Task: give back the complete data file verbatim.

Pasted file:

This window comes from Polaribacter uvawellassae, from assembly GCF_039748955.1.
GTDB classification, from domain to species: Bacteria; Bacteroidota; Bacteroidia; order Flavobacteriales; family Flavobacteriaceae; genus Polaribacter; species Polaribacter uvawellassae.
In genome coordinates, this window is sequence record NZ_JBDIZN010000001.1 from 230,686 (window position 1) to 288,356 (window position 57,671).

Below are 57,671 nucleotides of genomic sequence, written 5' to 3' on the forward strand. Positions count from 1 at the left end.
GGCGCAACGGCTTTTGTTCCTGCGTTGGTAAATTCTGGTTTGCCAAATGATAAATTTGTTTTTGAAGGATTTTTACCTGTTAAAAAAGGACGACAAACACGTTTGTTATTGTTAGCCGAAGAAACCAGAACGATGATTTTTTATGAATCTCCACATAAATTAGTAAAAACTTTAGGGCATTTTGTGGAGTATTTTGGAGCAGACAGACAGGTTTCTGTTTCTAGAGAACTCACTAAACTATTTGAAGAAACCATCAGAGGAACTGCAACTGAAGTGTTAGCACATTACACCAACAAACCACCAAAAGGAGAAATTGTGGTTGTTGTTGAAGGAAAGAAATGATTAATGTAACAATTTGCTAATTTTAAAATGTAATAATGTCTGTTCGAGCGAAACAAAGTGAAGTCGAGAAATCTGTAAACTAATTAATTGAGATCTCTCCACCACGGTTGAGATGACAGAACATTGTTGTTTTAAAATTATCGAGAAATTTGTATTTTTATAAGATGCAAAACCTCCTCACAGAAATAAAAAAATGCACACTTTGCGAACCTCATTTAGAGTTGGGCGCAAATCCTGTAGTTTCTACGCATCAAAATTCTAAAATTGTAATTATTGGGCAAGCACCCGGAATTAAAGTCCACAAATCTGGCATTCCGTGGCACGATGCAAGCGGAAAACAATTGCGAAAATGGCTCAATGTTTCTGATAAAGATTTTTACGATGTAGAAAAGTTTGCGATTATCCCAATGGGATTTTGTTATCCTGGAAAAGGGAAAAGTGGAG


This window comes from Polaribacter uvawellassae, from assembly GCF_039748955.1.
GTDB classification, from domain to species: Bacteria; Bacteroidota; Bacteroidia; order Flavobacteriales; family Flavobacteriaceae; genus Polaribacter; species Polaribacter uvawellassae.
In genome coordinates, this window is sequence record NZ_JBDIZN010000001.1 from 230,686 (window position 1) to 288,356 (window position 57,671).

Below are 57,671 nucleotides of genomic sequence, written 5' to 3' on the forward strand. Positions count from 1 at the left end.
GGCGCAACGGCTTTTGTTCCTGCGTTGGTAAATTCTGGTTTGCCAAATGATAAATTTGTTTTTGAAGGATTTTTACCTGTTAAAAAAGGACGACAAACACGTTTGTTATTGTTAGCCGAAGAAACCAGAACGATGATTTTTTATGAATCTCCACATAAATTAGTAAAAACTTTAGGGCATTTTGTGGAGTATTTTGGAGCAGACAGACAGGTTTCTGTTTCTAGAGAACTCACTAAACTATTTGAAGAAACCATCAGAGGAACTGCAACTGAAGTGTTAGCACATTACACCAACAAACCACCAAAAGGAGAAATTGTGGTTGTTGTTGAAGGAAAGAAATGATTAATGTAACAATTTGCTAATTTTAAAATGTAATAATGTCTGTTCGAGCGAAACAAAGTGAAGTCGAGAAATCTGTAAACTAATTAATTGAGATCTCTCCACCACGGTTGAGATGACAGAACATTGTTGTTTTAAAATTATCGAGAAATTTGTATTTTTATAAGATGCAAAACCTCCTCACAGAAATAAAAAAATGCACACTTTGCGAACCTCATTTAGAGTTGGGCGCAAATCCTGTAGTTTCTACGCATCAAAATTCTAAAATTGTAATTATTGGGCAAGCACCCGGAATTAAAGTCCACAAATCTGGCATTCCGTGGCACGATGCAAGCGGAAAACAATTGCGAAAATGGCTCAATGTTTCTGATAAAGATTTTTACGATGTAGAAAAGTTTGCGATTATCCCAATGGGATTTTGTTATCCTGGAAAAGGGAAAAGTGGAG